TED Conversations

George Holevas

Student in Chemical Engineering, Cooper Union for the Advancement of Science and Art

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Do you believe the human brain will continue to increase its capabilities?

According to neuroscientist Vilayanur Ramachandran's TED talk, "The neurons that shaped civilization", a sudden emergence and rapid spread of a number of skills that are unique to human beings occurred 75k to 100k years ago. These defining skills include the use of tools, fire, shelter, language, and the ability to interpret a person's behavior.

He attributes the rapid development of these skills to a sudden emergence of a sophisticated mirror neuron system. Mirror nuerons are a relatively recent discovered set of neurons that fire when an animal either performs an action or observes that same action performed by another, essentially allowing us to emulate and imitate each other's actions.

Ramachandran speculates that this brain development was incredibly beneficial to the progression of mankind because it allowed an accidental discovery by one member of the group, such as use of fire or a particular kind of tool, to spread horizontally across the population and then transmit vertically down the generations. This temporarily made evolution Lamarckian instead of Darwinian, meaning that acquired traits over a lifetime could be passed down to offspring via emulation instead of relying on Darwinian evolution which could take hundreds of thousands of years.

The question I would like to pose is, might our brains (collectively as a species) soon experience such a new type of development once again? If so, what new skills could this more sophisticated neuron system facilitate our ability to perform, considering trends in globalization, collaboration etc (e.g. collaborative tasks across geographies, learning multiple languages more quickly etc )? Has the brain's full potential already been unleashed? Or will it perpetually continue to develop more complex neural permutations?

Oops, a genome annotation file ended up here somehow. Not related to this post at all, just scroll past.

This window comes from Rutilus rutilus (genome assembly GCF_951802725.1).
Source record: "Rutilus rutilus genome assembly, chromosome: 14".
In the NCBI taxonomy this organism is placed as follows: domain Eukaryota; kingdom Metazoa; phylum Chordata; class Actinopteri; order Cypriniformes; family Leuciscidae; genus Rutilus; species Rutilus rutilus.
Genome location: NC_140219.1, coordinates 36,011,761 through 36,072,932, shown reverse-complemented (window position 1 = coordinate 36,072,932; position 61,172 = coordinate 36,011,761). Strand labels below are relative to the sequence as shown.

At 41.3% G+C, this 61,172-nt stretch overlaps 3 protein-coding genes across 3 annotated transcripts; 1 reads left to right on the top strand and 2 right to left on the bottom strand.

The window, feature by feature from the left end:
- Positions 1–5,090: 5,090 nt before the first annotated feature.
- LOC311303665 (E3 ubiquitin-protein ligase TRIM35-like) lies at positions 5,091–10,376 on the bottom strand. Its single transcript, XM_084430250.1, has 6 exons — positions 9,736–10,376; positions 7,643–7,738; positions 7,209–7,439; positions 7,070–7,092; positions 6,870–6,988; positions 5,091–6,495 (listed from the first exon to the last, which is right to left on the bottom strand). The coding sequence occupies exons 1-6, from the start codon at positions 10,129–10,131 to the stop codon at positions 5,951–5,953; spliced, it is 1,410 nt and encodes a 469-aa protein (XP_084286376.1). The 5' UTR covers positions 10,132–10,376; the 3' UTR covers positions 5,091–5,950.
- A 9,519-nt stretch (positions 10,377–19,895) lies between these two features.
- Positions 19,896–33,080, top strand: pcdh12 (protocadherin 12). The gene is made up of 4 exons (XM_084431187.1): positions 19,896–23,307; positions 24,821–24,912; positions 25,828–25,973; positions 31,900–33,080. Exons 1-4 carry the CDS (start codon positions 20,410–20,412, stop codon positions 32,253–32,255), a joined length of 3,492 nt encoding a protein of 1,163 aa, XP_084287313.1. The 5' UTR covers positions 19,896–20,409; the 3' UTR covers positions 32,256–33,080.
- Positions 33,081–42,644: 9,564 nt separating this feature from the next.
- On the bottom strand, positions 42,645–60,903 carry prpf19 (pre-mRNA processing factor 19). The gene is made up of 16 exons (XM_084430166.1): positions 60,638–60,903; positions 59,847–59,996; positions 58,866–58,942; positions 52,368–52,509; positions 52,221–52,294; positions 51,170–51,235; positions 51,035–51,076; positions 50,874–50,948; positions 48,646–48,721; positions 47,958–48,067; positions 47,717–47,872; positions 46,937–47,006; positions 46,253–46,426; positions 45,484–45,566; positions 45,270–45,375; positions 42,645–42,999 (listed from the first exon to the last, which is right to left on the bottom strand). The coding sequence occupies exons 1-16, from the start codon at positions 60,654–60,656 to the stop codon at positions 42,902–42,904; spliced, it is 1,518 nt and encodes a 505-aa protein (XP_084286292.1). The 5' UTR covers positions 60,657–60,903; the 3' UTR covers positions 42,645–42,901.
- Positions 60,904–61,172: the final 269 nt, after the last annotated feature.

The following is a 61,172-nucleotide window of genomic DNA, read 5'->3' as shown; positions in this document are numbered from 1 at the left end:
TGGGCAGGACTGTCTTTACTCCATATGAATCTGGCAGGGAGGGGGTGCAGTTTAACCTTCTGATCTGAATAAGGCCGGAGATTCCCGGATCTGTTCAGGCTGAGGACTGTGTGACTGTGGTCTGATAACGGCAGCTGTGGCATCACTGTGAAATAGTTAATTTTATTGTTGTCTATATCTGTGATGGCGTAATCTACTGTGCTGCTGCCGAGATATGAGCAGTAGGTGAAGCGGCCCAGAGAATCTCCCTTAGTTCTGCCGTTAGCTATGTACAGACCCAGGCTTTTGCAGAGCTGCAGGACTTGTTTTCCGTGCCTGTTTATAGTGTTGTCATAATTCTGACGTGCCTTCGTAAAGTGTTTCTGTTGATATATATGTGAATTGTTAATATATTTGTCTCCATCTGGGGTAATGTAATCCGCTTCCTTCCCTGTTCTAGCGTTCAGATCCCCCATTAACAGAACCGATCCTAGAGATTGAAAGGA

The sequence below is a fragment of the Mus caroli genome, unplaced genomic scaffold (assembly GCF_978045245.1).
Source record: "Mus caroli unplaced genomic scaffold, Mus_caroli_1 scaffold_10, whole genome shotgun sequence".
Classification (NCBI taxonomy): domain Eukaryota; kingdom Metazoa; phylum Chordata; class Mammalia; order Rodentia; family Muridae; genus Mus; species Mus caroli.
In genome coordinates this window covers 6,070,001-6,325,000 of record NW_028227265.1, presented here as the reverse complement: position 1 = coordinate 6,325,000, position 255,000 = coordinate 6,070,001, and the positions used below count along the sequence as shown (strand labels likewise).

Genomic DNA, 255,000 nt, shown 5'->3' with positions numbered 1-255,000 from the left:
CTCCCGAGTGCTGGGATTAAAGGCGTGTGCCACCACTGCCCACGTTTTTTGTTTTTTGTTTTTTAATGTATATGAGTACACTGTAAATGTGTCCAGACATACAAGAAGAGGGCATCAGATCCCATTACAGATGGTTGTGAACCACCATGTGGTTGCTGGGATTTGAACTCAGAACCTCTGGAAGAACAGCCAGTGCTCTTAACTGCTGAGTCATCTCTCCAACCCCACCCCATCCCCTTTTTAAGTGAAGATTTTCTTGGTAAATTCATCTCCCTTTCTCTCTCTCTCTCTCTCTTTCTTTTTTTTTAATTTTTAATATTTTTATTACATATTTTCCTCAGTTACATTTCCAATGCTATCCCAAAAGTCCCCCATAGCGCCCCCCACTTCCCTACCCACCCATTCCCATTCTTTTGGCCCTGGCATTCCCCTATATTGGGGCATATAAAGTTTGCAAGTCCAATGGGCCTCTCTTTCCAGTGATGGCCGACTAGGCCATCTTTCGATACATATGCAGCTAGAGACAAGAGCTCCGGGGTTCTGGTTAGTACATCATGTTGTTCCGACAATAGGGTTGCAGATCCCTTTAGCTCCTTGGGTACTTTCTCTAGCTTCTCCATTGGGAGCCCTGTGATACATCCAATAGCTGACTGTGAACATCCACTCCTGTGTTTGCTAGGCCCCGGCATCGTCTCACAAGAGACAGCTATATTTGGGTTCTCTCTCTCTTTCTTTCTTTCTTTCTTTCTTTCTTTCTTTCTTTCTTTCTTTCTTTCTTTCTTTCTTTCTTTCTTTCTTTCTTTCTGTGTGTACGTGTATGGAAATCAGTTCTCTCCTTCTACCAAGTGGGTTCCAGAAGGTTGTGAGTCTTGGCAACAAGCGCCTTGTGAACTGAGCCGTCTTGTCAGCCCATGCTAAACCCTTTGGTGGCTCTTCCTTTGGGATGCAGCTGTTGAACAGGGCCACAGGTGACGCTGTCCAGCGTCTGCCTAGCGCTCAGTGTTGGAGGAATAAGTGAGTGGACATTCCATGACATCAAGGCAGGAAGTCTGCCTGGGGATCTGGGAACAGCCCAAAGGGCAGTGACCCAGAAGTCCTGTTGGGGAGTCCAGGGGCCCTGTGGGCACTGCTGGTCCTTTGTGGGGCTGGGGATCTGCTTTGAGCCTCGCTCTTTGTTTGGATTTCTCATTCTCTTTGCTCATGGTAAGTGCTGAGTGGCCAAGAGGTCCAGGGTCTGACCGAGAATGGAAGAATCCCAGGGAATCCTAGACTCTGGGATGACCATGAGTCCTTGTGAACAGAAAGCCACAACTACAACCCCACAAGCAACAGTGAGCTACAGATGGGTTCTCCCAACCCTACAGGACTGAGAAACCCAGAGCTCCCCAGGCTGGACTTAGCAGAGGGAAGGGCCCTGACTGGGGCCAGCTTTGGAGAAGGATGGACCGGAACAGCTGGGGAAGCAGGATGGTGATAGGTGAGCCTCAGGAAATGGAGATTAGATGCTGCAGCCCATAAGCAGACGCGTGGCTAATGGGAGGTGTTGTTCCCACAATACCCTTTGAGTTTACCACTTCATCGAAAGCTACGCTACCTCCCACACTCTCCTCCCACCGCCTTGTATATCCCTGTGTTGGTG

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    Mar 7 2013: I do not believe the human brain has increased its capability, so my answer is "NO".
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      Mar 7 2013: Hi Edward,
      To clarify, you do not believe the human brain has increased its capability since when? Do you believe that the human brain's capabilities have remained the same since our primal ancestors and the differences in behavior are solely due to environmental influence? If that's the case would a caveman baby be able to function harmoniously in today's society if the baby was somehow raised in modern environmental and societal conditions? It is an interesting point, that I did not originally consider, to ponder whether our primal ancestors were just as smart as us, however, not given the same opportunities to flourish as we are now given. Thank you for your input!

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        Mar 7 2013: I consider it a justified true belief that the first healthy human brain, the last healthy human brain, and all healthy human brains in between share identical capability. I do not accept that variations in human behavior are attributable to changes in healthy brain capability.Based on archaeological evidence we know that some humans who came long before us accomplished feats of engineering which we cannot explain, or duplicate, today. The "opportunities to flourish" you mention are no more abundant today than at any time in the past. Putting a man on the Moon is no more impressive, capability wise, than adapting to local environmental conditions, or learning to communicate thoughts and ideas.

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